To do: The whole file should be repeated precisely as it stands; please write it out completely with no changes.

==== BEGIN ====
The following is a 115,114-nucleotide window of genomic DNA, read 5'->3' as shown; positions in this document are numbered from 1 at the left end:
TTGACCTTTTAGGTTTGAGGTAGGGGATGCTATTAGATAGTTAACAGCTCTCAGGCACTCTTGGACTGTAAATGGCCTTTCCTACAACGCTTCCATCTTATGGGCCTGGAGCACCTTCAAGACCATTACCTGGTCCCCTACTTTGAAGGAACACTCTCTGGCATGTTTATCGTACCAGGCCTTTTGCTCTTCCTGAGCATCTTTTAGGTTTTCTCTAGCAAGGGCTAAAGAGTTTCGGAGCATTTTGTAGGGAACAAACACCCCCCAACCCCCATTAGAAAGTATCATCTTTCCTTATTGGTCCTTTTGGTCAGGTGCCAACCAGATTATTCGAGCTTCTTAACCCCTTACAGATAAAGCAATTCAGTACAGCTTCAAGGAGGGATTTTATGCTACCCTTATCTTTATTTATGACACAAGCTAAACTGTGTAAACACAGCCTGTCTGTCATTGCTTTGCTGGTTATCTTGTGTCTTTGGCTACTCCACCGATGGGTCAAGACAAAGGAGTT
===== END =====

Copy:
The following is a 115,114-nucleotide window of genomic DNA, read 5'->3' as shown; positions in this document are numbered from 1 at the left end:
TTGACCTTTTAGGTTTGAGGTAGGGGATGCTATTAGATAGTTAACAGCTCTCAGGCACTCTTGGACTGTAAATGGCCTTTCCTACAACGCTTCCATCTTATGGGCCTGGAGCACCTTCAAGACCATTACCTGGTCCCCTACTTTGAAGGAACACTCTCTGGCATGTTTATCGTACCAGGCCTTTTGCTCTTCCTGAGCATCTTTTAGGTTTTCTCTAGCAAGGGCTAAAGAGTTTCGGAGCATTTTGTAGGGAACAAACACCCCCCAACCCCCATTAGAAAGTATCATCTTTCCTTATTGGTCCTTTTGGTCAGGTGCCAACCAGATTATTCGAGCTTCTTAACCCCTTACAGATAAAGCAATTCAGTACAGCTTCAAGGAGGGATTTTATGCTACCCTTATCTTTATTTATGACACAAGCTAAACTGTGTAAACACAGCCTGTCTGTCATTGCTTTGCTGGTTATCTTGTGTCTTTGGCTACTCCACCGATGGGTCAAGACAAAGGAGTT